Bonds are playing an increasingly important role in the municipal finance mix.
This shows that bonds are playing an increasingly important role in the municipal finance mix. Large cities, in particular, regard them as a good opportunity to restructure their debt towards more favourable interest rates and longer maturities and, ideally, to free their budgets for new investments.
Investors primarily attach importance to aspects such as the issue amount and the order volume, the maturity and the yield of the municipal investment. The actual financial situation of a given German municipality is not seen as a knock-out criterion by most of the investors, as municipalities are still regarded as being part of the federal liability chain. Due to the limited availability of other investment options, municipal issuers have so far found it easy to raise any amounts needed. But if and when conditions change, municipalities will increasingly be challenged to cater to investors’ information requirements and take measures to make it easier for investors to assess their creditworthiness – from more comprehensive financial reporting to the unpopular commissioning of external rating agencies.
The market for alternative finance will continue to grow – but municipalities are challenged to demonstrate their ability to tap the capital market
Alternative finance gives municipalities much greater room for manoeuvre; moreover, municipalities find a large number of investors with great interest in secure long-term investments in this market.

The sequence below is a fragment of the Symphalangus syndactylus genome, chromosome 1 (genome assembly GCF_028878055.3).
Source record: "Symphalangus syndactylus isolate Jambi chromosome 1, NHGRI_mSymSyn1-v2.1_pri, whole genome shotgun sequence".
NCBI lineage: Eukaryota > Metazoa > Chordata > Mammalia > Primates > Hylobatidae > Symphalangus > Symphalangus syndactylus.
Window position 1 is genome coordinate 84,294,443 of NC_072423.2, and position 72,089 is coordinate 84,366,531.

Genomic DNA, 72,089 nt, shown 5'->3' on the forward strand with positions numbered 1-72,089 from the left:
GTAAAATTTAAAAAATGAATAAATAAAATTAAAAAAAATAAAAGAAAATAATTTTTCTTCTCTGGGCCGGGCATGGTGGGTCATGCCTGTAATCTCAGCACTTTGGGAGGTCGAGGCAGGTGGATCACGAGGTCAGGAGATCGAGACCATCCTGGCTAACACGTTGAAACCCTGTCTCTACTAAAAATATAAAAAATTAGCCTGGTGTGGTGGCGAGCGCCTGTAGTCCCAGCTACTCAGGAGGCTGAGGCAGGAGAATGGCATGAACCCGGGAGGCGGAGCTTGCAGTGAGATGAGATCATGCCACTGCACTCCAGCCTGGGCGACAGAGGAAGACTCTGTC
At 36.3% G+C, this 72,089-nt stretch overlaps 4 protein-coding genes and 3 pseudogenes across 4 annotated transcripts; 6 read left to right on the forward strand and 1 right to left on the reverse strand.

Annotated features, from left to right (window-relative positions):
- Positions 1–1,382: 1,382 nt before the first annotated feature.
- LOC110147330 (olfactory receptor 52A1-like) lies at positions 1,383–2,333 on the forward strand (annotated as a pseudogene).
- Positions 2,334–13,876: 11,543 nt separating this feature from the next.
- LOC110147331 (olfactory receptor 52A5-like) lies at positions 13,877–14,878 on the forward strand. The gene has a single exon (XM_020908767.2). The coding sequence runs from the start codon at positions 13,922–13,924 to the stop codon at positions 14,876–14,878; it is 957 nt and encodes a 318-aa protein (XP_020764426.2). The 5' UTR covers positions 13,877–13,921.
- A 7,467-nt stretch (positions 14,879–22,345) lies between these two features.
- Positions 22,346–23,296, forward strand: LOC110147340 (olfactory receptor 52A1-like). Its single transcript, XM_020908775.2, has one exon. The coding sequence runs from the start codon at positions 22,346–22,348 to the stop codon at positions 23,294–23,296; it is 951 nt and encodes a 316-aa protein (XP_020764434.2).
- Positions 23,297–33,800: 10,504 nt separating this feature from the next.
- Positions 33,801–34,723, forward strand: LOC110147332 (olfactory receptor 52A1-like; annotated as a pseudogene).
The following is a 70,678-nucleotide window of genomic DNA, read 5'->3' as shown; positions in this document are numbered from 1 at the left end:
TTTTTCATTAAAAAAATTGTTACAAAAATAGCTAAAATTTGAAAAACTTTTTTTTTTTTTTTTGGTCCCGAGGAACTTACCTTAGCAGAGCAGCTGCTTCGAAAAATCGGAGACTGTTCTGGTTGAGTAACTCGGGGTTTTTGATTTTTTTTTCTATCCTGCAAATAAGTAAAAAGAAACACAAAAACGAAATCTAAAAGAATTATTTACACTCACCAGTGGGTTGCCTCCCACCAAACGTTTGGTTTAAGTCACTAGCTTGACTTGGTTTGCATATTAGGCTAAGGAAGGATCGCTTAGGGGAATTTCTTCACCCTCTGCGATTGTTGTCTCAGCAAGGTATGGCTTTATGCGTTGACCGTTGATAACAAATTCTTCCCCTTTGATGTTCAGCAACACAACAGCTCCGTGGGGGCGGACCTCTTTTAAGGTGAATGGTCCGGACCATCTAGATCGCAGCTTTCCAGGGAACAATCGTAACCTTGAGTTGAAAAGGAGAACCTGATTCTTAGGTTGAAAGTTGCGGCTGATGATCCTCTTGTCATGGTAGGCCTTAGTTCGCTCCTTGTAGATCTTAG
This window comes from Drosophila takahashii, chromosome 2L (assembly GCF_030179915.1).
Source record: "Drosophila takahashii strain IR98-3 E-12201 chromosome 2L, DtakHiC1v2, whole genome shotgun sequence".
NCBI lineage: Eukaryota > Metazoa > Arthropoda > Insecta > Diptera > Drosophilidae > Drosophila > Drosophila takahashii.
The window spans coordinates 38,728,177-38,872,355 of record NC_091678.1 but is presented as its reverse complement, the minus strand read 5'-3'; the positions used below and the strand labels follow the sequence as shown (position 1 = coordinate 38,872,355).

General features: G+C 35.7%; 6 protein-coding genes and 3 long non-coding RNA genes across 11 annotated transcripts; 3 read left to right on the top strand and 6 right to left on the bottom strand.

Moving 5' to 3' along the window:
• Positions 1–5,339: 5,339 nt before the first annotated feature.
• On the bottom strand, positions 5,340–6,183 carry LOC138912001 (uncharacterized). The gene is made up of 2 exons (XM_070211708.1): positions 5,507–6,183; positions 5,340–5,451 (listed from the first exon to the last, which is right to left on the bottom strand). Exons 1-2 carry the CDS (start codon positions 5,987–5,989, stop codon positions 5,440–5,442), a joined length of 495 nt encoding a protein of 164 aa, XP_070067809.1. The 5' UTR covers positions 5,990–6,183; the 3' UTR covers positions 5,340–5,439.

We therefore assume that the market for alternative finance will not only continue to grow but that it will even grow faster as the macroeconomic conditions change and instruments such as note loans will establish themselves as complementary components in the finance mix. As the number of issuers and issues rises, however, the beauty contest for the best terms will intensify and investors’ ability to assess a municipality’s capital market prospects will play an increasingly important role. Greater transparency is therefore required on the part of issuers/borrowers to allow investors to optimise their ongoing analysis and creditworthiness assessments in accordance with applicable regulations.
The market for alternative finance will not only continue to grow but it will even grow faster as the macroeconomic conditions change
Moreover, the federal government, the federal states and local authorities should establish a clearly defined policy for alternative municipal financing instruments and promote the inter-municipal know-transfer across all instruments in order to avoid undesirable developments that would adversely impact the overall perception and the market development of alternative instruments.
Our 2014/15 survey showed that German municipalities see themselves well positioned to tap new financing channels via the capital market. Almost three quarters of the treasurers surveyed considered their municipality to be well equipped. Only about one third of the investors surveyed believed that German municipalities are ready for the capital market. At this stage, it is impossible to say if and to what extent this impression has changed in the meantime. It is for certain, however, it is now up to the existing and new municipal issuers to improve this perception through effective and pro-active financial management and professional financial communication with their investors.
Florian Kirchmann, IR.on AG | Jakob Fichtner, IKB Deutsche Industriebank AG